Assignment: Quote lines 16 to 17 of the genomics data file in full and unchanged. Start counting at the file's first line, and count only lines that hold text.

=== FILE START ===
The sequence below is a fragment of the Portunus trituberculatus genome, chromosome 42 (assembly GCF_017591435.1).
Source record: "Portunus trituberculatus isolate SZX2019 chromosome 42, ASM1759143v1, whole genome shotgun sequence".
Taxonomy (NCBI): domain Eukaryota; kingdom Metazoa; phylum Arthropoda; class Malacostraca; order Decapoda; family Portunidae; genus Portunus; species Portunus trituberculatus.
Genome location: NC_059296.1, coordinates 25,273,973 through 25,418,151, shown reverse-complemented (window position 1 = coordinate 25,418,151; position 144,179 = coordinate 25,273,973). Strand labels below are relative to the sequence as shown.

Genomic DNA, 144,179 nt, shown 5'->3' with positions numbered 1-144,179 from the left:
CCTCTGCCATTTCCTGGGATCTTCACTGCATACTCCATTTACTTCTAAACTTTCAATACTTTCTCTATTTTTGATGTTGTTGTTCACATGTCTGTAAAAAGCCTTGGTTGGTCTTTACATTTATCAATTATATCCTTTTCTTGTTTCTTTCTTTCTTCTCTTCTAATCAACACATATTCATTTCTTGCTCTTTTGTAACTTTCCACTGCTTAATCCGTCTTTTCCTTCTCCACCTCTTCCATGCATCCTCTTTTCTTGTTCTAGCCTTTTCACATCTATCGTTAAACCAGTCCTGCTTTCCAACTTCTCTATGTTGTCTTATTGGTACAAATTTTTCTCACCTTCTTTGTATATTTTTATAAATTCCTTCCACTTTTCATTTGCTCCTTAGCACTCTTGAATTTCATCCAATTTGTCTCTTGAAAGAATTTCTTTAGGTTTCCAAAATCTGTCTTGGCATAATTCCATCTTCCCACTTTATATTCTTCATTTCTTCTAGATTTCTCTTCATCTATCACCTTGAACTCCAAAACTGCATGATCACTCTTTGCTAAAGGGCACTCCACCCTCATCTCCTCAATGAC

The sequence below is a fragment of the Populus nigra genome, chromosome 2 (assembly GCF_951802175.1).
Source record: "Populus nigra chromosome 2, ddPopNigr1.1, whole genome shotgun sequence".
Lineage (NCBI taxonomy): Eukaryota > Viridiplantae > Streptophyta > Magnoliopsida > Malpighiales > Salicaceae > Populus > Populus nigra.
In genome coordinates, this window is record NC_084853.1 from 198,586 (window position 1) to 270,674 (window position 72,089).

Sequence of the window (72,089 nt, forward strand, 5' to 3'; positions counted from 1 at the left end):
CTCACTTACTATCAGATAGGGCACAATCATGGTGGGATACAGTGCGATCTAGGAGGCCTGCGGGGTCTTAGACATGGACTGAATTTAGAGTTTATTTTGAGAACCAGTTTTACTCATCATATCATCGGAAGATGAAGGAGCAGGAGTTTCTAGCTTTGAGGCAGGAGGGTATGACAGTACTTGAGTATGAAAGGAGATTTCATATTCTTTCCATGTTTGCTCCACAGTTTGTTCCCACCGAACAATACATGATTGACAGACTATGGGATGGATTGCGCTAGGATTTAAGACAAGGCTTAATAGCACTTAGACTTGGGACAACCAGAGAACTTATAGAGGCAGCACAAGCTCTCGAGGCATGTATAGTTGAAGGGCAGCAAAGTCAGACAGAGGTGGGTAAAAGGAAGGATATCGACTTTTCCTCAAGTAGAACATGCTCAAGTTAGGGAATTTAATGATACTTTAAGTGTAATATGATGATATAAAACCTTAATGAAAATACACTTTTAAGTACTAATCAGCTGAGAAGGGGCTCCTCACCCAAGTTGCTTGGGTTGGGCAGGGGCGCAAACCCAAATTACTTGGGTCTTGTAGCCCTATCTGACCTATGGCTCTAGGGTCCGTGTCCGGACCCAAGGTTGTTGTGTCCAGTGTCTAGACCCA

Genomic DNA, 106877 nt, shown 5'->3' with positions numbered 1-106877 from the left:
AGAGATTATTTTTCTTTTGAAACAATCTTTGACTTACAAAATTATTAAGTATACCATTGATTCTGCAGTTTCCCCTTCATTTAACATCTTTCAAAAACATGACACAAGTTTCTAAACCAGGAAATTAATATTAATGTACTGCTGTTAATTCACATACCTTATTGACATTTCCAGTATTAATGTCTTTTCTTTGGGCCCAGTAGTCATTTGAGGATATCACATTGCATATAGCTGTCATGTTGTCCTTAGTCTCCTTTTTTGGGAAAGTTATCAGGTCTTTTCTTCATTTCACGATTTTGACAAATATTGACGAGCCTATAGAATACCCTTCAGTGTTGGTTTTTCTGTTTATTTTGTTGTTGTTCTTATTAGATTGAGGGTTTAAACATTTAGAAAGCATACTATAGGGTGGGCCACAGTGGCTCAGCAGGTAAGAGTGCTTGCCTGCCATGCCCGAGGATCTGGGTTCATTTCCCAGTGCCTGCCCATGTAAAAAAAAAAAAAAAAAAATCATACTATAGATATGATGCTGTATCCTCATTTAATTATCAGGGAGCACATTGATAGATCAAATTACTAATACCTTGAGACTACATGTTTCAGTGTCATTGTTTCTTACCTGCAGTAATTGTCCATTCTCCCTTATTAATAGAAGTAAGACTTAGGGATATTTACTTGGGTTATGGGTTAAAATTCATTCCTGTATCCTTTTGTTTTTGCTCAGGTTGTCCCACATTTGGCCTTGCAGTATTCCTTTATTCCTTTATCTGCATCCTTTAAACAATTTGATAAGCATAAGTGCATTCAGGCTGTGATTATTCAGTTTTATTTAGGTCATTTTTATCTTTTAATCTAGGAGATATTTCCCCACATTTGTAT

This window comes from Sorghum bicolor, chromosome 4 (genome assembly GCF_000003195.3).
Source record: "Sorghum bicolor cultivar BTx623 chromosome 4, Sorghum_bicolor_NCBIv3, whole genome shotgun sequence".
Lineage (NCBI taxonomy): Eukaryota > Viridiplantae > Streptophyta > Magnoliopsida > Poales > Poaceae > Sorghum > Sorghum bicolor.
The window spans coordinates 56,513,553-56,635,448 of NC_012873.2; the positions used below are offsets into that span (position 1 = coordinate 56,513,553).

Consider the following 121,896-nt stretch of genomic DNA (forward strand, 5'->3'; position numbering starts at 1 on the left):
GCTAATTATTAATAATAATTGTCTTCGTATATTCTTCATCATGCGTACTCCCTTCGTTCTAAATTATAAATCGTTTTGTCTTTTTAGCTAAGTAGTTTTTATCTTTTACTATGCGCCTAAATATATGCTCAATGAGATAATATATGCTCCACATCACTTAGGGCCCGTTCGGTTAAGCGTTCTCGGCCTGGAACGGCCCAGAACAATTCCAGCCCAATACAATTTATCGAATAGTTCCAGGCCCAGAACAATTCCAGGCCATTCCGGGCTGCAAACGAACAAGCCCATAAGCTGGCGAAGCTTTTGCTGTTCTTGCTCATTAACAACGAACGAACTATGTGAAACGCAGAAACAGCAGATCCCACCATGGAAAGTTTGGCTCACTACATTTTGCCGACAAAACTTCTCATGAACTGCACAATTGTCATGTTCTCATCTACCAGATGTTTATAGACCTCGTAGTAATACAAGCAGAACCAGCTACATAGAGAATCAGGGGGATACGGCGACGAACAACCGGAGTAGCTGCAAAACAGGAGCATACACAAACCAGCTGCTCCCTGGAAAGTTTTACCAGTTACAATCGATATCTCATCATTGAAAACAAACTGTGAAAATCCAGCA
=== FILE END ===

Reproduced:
Source record: "Sorghum bicolor cultivar BTx623 chromosome 4, Sorghum_bicolor_NCBIv3, whole genome shotgun sequence".
Lineage (NCBI taxonomy): Eukaryota > Viridiplantae > Streptophyta > Magnoliopsida > Poales > Poaceae > Sorghum > Sorghum bicolor.